18 thoughts on “St. Paul vs. Chicago Street Signs

  1. Bob Roscoe

    I think the Case (pun intended) can be made that the St. Paul method instinctively herds people to pay more attention to their cityscape than the lazy Minneapolis system. I am a Minneapolis resident but I know the layout of both cities equally. I sense that the reason I see a more enriched city in St. Paul is that I am looking more closely as I go to what places along the streets in St.Paul offer.
    It is well known that St Paul people show more noticeable, although subtle) pride in their city.

    Which reminds me: I have a perfect method to explain to people in my city how to find the place they are looking for in St. Paul – all you have to do is get very close to you want to go before you ask someone (presumably a St.Paul person) where you want to go.

    1. Jake N

      As some one who doesn’t live in either Minneapolis or St Paul but visits both I greatly prefer the Minneapolis system. I can actually find what I’m looking for. In St paul I sometimes give up and leave, vowing to never bother again.

      Grids are great!

  2. Reilly

    As a former St. Paul pizza guy, I’m also quite curious as to how they ended up using 480 (?!) addresses per mile. Have you or commenters come across any reason for that?

    I have a theory, but it’s pure conjecture. A visual examination of the grid suggests it may have something to do with the variety of block lengths in different neighborhoods of the city (often in 3:4:6:8 ratios relative to one another). 480 happens to be the second-least-common multiple of 30, 40, 60, and 80 (using the actual LCM of 240 would not have provided enough numbers).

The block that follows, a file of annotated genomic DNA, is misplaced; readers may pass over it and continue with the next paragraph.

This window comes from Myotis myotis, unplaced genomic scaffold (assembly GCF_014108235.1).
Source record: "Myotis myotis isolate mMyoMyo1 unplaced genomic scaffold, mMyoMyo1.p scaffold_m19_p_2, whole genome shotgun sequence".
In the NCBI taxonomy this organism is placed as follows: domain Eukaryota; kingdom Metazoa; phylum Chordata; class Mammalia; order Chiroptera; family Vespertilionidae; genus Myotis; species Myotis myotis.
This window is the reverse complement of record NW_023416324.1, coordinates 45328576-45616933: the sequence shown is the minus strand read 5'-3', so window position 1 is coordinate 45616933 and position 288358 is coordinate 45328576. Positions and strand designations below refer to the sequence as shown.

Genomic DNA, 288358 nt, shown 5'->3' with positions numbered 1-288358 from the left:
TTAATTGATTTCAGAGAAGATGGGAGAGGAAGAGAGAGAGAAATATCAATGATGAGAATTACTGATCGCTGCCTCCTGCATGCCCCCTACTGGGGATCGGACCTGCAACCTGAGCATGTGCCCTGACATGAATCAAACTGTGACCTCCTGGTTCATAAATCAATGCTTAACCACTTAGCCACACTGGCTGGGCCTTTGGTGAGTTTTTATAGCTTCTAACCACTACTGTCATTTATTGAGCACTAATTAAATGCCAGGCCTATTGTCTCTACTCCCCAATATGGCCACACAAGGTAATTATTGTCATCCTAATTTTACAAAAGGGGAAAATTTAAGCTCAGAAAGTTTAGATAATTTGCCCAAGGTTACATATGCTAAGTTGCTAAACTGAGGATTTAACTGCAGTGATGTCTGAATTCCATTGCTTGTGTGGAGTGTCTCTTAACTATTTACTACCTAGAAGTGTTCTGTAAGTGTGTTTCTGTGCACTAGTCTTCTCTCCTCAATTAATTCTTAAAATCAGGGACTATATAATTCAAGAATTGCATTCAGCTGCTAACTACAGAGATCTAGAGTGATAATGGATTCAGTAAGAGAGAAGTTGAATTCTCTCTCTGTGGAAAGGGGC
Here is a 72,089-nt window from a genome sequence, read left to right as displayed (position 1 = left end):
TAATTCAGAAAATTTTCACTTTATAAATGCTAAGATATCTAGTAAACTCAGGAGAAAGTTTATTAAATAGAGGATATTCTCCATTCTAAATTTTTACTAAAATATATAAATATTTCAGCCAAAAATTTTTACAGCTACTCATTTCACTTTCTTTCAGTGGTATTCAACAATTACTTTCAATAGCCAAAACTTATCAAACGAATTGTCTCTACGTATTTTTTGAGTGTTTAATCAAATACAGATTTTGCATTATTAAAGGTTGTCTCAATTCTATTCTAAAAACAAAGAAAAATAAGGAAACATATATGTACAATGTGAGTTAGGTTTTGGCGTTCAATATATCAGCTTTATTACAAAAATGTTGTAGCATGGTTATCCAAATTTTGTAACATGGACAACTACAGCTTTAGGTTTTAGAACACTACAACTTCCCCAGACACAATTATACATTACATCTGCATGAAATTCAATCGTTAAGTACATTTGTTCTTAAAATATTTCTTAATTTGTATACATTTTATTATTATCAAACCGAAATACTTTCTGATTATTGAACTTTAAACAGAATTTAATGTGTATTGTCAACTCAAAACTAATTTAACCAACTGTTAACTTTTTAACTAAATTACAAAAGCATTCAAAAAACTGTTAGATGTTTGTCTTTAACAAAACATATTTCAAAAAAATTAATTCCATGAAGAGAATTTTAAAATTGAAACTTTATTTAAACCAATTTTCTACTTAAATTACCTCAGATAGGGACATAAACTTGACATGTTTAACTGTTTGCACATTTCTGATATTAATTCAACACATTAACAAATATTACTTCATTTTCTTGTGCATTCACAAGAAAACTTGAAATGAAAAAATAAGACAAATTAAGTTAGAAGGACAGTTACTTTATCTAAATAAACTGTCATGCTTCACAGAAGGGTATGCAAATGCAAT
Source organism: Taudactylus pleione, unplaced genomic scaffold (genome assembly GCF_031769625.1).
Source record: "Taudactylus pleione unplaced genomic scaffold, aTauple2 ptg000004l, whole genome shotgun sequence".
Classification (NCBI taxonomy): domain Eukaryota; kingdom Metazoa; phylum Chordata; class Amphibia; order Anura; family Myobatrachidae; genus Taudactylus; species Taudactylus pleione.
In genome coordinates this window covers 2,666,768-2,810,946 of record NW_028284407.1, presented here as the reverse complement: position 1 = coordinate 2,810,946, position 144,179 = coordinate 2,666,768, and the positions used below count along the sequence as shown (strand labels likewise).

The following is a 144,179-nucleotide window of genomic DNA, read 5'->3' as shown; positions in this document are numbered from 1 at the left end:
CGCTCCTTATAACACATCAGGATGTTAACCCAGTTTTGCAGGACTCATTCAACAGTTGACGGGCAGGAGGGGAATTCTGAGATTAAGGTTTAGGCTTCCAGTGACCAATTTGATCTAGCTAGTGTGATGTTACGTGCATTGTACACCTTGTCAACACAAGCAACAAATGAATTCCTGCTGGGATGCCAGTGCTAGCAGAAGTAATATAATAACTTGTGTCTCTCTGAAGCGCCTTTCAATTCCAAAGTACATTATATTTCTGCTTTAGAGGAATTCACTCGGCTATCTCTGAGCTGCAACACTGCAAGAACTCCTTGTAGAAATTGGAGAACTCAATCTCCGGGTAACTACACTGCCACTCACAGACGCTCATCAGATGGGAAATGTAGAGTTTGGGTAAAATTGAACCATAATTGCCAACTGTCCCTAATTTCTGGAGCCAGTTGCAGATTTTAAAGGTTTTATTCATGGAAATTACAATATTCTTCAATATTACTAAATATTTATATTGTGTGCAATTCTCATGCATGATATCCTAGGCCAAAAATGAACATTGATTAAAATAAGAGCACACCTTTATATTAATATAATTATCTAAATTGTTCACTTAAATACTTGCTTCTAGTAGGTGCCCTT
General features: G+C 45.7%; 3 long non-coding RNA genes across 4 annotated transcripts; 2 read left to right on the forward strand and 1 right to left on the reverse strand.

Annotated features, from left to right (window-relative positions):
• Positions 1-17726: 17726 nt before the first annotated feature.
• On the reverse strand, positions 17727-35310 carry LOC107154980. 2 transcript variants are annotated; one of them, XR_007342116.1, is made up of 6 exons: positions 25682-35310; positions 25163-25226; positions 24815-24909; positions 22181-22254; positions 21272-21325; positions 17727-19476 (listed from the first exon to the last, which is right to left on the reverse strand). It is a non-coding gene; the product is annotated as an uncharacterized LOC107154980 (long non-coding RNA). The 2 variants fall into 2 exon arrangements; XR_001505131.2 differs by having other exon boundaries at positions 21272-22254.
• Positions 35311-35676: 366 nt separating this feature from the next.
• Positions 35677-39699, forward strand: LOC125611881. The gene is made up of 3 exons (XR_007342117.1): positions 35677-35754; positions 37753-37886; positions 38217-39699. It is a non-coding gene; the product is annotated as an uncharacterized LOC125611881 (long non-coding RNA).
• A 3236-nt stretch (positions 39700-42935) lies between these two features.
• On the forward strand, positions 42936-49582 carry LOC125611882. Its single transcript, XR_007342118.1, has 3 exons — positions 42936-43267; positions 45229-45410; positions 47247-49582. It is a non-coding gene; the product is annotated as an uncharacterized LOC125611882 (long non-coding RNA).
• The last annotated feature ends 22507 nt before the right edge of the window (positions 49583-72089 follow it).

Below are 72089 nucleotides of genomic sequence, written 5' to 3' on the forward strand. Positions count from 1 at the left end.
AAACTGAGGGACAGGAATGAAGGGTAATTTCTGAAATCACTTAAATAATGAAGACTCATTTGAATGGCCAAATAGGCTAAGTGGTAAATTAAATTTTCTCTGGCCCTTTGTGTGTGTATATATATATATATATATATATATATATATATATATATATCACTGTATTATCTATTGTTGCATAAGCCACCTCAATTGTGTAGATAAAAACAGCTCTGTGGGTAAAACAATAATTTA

However, this still doesn’t explain why the major N-S streets occupy places that aren’t multiples, halves, quarters, etc. of 480 — i.e., the zero point isn’t itself a major road. (Rice at 140W, Dale at 620W, Lexington at 1100W…)

  3. UrbanDelite

    One cool feature of the Chicago grid is that every 100 equals an 8th of a mile. Fullerton(2400 North) is one mile south of Belmont (3200 North) and so forth. Typically, the north south running blocks are an 1/8th of a mile, but not always. The map you posted seems to indicate distances.

    The bus system there is a bit easier to navigate because the streets run either north south, or east west, for the most part. There aren’t many streets that make wild turns in both directions: looking at you Hennepin/Larpentaur ave!

  4. ClassIdiot

    I always understood the number on the sign to relate to the house/parcel numbering location. This is useful in St. Paul where you don’t have blocks that go to the next 100 each block. So, knowing the rough grid on reading the sign, So, heading south on Forest, I know whether to turn left or right if I am looking for 958 E Geranium.

    1. Eric SaathoffEric Saathoff Post author

      I think I’d prefer going to the next 100 each block rather than having some exact fraction of a mile as described below.

      1. Robert

        Eric Saathoff wrote:

        “I think I’d prefer going to the next 100 each block rather than having some exact fraction of a mile as described below.”

        This would make sense if you were in a city where the streets are numbered and all the blocks the same length. Neither applies in Saint Paul. In Saint Paul, since that does not apply, the house numbers are the only way to measure distances. And you only need two “pins.” For example, I know that University Avenue (before it starts curving north) is at 480N, while Lexington Avenue, except for when it is passing through Como Park, is 1100W. So if I’m at, say, 540 north Hamline, I know that I am an eighth of a mile north of University, and since it’s a half mile away from Lexington, I’m at 1340 west. I’m three-eighths of a mile south of Thomas, seven-eighths of a mile south of Minnehaha; I’m a mile and an eighth north of Summit; I’m 120 house numbers from Grotto or Pascal, 240 from Snelling.